Home hemodialysis (HHD) is the modality of hemodialysis done in the home. During home hemodialysis, blood flows from the patient's vascular access through a dialysis machine. The dialysis machine cleanses the blood of extra waste and fluids and sends the clean blood back into the body. Patients on home hemodialysis have the option of performing more frequent or longer dialysis treatments, which may contribute to better clinical outcomes and an overall improved quality of life.
Dr. Belding Scribner, a doctor at the University of Washington, can be credited with developing dialysis as a way to treat end stage renal disease (ESRD) in the 1960s. Scribner’s dialysis developments eventually led to the creation of the Seattle Artificial Kidney Center (SAKC), the first outpatient dialysis center. At the time that the SAKC was created, though, there were not enough resources to treat everyone who needed dialysis. It was this circumstance that led medical professionals to consider bringing hemodialysis into patients' homes.
When home hemodialysis (HHD) was first attempted, it was difficult because the equipment was large and complicated. However, Scribner worked to make the process easier for patients, and by the 1970s, nearly 40% of the dialysis patient population in the United States was doing HHD. The percentage of patients on HHD dropped over the following 20 years as peritoneal dialysis (PD) began to grow in popularity, but in the 1990s, HHD began to gain favor in the dialysis community once again. Today, home hemodialysis (HHD) is growing in popularity due to developments in equipment, self-cannulation and training programs.
There are two types of home hemodialysis (HHD): short daily and traditional. One of the major benefits of HHD is that treatment schedules can be tailored to a patient’s specific health condition and lifestyle.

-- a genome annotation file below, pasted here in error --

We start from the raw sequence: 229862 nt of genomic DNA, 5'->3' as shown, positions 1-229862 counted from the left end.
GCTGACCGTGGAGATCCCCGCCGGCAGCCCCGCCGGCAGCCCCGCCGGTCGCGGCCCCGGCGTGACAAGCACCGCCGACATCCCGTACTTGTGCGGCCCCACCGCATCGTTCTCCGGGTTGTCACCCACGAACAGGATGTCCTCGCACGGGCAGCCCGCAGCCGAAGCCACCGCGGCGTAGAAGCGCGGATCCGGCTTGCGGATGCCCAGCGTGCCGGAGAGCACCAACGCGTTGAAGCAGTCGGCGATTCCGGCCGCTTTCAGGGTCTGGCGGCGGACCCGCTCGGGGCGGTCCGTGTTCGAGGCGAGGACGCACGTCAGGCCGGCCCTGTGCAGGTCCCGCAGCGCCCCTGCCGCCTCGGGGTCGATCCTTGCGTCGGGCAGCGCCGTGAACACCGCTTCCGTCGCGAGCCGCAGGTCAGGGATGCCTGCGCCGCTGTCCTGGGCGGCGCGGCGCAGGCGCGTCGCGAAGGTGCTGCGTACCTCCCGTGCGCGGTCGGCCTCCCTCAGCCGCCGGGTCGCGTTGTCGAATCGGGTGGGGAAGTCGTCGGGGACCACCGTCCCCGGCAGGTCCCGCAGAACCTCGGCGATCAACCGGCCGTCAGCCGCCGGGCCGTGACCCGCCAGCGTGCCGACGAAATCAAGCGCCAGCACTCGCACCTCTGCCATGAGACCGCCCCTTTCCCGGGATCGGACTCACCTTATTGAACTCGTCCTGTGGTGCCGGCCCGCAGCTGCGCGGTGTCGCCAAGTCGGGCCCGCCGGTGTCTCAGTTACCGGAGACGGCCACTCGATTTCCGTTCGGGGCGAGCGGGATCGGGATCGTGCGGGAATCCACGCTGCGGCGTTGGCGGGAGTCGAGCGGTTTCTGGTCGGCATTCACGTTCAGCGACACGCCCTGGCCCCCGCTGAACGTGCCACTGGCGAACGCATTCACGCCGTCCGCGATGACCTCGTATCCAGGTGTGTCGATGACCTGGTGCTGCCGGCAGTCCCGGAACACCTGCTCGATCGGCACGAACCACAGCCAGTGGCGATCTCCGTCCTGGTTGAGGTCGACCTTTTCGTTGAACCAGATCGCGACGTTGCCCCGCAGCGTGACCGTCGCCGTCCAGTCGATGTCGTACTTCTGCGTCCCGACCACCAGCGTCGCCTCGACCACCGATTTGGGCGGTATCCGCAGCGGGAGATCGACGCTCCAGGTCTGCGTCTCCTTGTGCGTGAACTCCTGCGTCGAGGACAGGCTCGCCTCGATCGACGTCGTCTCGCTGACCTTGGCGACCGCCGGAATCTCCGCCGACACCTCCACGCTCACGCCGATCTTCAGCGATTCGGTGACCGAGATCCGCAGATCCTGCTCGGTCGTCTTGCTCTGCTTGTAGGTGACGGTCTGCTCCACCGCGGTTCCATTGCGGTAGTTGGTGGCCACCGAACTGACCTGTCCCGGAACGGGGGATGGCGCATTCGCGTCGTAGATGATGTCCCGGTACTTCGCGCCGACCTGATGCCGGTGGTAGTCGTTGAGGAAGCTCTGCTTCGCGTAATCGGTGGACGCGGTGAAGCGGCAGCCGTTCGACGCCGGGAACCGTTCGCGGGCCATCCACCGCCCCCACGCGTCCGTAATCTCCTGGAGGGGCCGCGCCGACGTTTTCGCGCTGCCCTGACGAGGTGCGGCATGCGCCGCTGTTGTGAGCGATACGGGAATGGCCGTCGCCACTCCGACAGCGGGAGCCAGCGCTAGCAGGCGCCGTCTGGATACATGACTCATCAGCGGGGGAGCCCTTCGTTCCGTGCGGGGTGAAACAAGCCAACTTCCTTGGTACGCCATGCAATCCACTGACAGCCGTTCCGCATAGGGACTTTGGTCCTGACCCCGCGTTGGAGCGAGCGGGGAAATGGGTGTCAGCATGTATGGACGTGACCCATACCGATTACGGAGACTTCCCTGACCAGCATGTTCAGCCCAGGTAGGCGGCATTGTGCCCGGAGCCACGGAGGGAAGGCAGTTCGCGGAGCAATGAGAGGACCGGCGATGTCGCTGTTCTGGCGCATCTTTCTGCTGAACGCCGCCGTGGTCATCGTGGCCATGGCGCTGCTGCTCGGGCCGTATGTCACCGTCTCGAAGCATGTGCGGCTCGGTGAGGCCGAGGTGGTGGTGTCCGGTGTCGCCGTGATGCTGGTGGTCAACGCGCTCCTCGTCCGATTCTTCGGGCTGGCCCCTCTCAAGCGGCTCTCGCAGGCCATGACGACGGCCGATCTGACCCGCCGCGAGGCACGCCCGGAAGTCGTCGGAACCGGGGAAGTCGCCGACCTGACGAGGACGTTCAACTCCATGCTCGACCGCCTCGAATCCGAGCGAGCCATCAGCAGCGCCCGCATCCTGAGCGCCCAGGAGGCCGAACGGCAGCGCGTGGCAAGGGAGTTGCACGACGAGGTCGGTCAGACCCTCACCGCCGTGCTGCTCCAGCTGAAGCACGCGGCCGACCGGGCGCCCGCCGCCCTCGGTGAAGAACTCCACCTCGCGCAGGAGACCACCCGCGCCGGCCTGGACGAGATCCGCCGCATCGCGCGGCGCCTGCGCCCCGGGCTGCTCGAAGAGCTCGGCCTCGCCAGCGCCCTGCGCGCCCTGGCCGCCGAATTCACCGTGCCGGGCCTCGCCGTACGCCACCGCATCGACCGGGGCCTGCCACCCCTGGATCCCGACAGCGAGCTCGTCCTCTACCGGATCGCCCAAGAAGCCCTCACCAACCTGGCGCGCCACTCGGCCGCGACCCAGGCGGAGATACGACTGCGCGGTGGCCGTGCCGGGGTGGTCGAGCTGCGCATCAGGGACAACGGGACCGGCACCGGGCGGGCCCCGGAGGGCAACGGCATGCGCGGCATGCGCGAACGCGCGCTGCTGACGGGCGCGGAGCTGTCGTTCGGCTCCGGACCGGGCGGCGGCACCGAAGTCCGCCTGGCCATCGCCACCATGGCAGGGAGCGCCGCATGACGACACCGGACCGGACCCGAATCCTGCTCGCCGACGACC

Every home hemodialysis (HHD) patient must have a care partner to assist him or her with the dialysis process. A care partner could be a spouse, family member, friend, neighbor or professional care giver. The role of a care partner could include setting up the machine and supplies, inserting the dialysis needles into the patient's vascular access, recording the patient’s medical information on a chart and/or disconnecting and cleaning the machine after dialysis treatments. The role of a care partner will vary depending on the needs of the patient. Care partners go through the same training as patients so that they are prepared to assist in any way.
Self-cannulation is a term that refers to the patient inserting his or her own dialysis needles. Home hemodialysis (HHD) requires that two needles be inserted into the patient's vascular access to allow the blood to flow from the body to the machine and back into the body. Patients on HHD are trained to insert their own needles or to have their care partners insert the needles. While learning to self-cannulate may seem a little daunting at first, new techniques, such as the buttonhole technique, have made self-cannulation much easier and more comfortable.